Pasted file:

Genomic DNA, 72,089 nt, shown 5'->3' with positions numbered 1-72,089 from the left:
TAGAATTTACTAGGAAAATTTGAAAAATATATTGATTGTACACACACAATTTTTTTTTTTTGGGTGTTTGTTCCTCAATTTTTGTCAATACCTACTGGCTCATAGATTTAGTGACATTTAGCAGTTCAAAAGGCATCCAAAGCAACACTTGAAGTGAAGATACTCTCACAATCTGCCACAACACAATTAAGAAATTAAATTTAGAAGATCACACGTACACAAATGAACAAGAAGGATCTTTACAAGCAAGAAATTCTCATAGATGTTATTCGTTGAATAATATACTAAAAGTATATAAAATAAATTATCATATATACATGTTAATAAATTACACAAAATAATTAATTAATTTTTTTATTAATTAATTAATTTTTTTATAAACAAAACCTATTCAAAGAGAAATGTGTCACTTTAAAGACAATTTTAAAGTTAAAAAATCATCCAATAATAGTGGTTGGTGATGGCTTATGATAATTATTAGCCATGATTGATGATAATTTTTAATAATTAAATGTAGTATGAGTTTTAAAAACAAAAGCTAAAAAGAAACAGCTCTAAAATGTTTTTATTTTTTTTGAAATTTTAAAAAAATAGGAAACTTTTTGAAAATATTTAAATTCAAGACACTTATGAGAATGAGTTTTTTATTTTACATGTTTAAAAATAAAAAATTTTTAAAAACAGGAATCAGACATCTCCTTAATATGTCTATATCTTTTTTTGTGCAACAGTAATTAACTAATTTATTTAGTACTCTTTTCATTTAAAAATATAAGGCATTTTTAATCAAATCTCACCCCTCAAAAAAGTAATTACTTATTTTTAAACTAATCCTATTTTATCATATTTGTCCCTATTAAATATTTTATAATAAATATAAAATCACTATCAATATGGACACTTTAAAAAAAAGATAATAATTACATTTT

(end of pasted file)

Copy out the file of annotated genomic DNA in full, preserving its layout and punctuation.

Genomic DNA, 72,089 nt, shown 5'->3' with positions numbered 1-72,089 from the left:
TAGAATTTACTAGGAAAATTTGAAAAATATATTGATTGTACACACACAATTTTTTTTTTTTGGGTGTTTGTTCCTCAATTTTTGTCAATACCTACTGGCTCATAGATTTAGTGACATTTAGCAGTTCAAAAGGCATCCAAAGCAACACTTGAAGTGAAGATACTCTCACAATCTGCCACAACACAATTAAGAAATTAAATTTAGAAGATCACACGTACACAAATGAACAAGAAGGATCTTTACAAGCAAGAAATTCTCATAGATGTTATTCGTTGAATAATATACTAAAAGTATATAAAATAAATTATCATATATACATGTTAATAAATTACACAAAATAATTAATTAATTTTTTTATTAATTAATTAATTTTTTTATAAACAAAACCTATTCAAAGAGAAATGTGTCACTTTAAAGACAATTTTAAAGTTAAAAAATCATCCAATAATAGTGGTTGGTGATGGCTTATGATAATTATTAGCCATGATTGATGATAATTTTTAATAATTAAATGTAGTATGAGTTTTAAAAACAAAAGCTAAAAAGAAACAGCTCTAAAATGTTTTTATTTTTTTTGAAATTTTAAAAAAATAGGAAACTTTTTGAAAATATTTAAATTCAAGACACTTATGAGAATGAGTTTTTTATTTTACATGTTTAAAAATAAAAAATTTTTAAAAACAGGAATCAGACATCTCCTTAATATGTCTATATCTTTTTTTGTGCAACAGTAATTAACTAATTTATTTAGTACTCTTTTCATTTAAAAATATAAGGCATTTTTAATCAAATCTCACCCCTCAAAAAAGTAATTACTTATTTTTAAACTAATCCTATTTTATCATATTTGTCCCTATTAAATATTTTATAATAAATATAAAATCACTATCAATATGGACACTTTAAAAAAAAGATAATAATTACATTTT